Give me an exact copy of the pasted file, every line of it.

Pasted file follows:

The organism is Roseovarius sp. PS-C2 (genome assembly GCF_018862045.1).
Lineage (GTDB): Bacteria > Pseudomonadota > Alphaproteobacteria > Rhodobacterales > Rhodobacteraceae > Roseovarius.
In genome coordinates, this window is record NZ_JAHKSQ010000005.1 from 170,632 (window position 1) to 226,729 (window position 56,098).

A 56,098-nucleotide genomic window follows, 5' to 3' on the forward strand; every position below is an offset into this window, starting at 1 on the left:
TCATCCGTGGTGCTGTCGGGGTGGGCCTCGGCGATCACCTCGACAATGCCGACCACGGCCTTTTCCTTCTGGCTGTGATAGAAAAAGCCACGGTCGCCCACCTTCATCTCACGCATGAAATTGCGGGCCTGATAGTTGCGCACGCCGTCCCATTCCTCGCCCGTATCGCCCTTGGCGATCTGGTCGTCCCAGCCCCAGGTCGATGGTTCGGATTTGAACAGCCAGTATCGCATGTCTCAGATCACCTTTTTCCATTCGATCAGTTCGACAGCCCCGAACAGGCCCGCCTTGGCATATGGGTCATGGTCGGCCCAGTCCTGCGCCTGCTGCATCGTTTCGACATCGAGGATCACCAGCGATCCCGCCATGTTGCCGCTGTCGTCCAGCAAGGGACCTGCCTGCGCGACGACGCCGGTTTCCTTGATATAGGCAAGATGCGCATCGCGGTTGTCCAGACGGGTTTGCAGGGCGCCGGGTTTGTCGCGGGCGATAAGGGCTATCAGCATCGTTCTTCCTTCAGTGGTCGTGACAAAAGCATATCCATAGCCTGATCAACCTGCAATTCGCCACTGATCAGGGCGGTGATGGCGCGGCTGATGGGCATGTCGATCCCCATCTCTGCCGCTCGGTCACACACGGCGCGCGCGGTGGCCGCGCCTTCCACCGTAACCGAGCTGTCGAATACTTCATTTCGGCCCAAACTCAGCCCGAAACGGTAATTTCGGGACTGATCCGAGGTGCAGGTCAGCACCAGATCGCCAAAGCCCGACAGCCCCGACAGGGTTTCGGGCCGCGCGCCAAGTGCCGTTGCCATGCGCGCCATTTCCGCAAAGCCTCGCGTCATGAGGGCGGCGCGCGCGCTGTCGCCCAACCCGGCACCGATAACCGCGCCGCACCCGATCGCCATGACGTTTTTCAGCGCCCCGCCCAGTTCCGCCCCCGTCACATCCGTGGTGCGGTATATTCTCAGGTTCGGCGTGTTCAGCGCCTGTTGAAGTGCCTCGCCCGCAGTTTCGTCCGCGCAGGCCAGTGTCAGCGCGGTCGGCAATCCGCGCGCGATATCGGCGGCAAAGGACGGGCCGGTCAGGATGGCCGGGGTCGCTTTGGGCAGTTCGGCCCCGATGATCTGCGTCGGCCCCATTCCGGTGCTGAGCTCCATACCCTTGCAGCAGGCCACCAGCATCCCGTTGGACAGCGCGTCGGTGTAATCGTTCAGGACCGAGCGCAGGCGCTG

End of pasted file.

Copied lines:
The organism is Roseovarius sp. PS-C2 (genome assembly GCF_018862045.1).
Lineage (GTDB): Bacteria > Pseudomonadota > Alphaproteobacteria > Rhodobacterales > Rhodobacteraceae > Roseovarius.
In genome coordinates, this window is record NZ_JAHKSQ010000005.1 from 170,632 (window position 1) to 226,729 (window position 56,098).

A 56,098-nucleotide genomic window follows, 5' to 3' on the forward strand; every position below is an offset into this window, starting at 1 on the left:
TCATCCGTGGTGCTGTCGGGGTGGGCCTCGGCGATCACCTCGACAATGCCGACCACGGCCTTTTCCTTCTGGCTGTGATAGAAAAAGCCACGGTCGCCCACCTTCATCTCACGCATGAAATTGCGGGCCTGATAGTTGCGCACGCCGTCCCATTCCTCGCCCGTATCGCCCTTGGCGATCTGGTCGTCCCAGCCCCAGGTCGATGGTTCGGATTTGAACAGCCAGTATCGCATGTCTCAGATCACCTTTTTCCATTCGATCAGTTCGACAGCCCCGAACAGGCCCGCCTTGGCATATGGGTCATGGTCGGCCCAGTCCTGCGCCTGCTGCATCGTTTCGACATCGAGGATCACCAGCGATCCCGCCATGTTGCCGCTGTCGTCCAGCAAGGGACCTGCCTGCGCGACGACGCCGGTTTCCTTGATATAGGCAAGATGCGCATCGCGGTTGTCCAGACGGGTTTGCAGGGCGCCGGGTTTGTCGCGGGCGATAAGGGCTATCAGCATCGTTCTTCCTTCAGTGGTCGTGACAAAAGCATATCCATAGCCTGATCAACCTGCAATTCGCCACTGATCAGGGCGGTGATGGCGCGGCTGATGGGCATGTCGATCCCCATCTCTGCCGCTCGGTCACACACGGCGCGCGCGGTGGCCGCGCCTTCCACCGTAACCGAGCTGTCGAATACTTCATTTCGGCCCAAACTCAGCCCGAAACGGTAATTTCGGGACTGATCCGAGGTGCAGGTCAGCACCAGATCGCCAAAGCCCGACAGCCCCGACAGGGTTTCGGGCCGCGCGCCAAGTGCCGTTGCCATGCGCGCCATTTCCGCAAAGCCTCGCGTCATGAGGGCGGCGCGCGCGCTGTCGCCCAACCCGGCACCGATAACCGCGCCGCACCCGATCGCCATGACGTTTTTCAGCGCCCCGCCCAGTTCCGCCCCCGTCACATCCGTGGTGCGGTATATTCTCAGGTTCGGCGTGTTCAGCGCCTGTTGAAGTGCCTCGCCCGCAGTTTCGTCCGCGCAGGCCAGTGTCAGCGCGGTCGGCAATCCGCGCGCGATATCGGCGGCAAAGGACGGGCCGGTCAGGATGGCCGGGGTCGCTTTGGGCAGTTCGGCCCCGATGATCTGCGTCGGCCCCATTCCGGTGCTGAGCTCCATACCCTTGCAGCAGGCCACCAGCATCCCGTTGGACAGCGCGTCGGTGTAATCGTTCAGGACCGAGCGCAGGCGCTG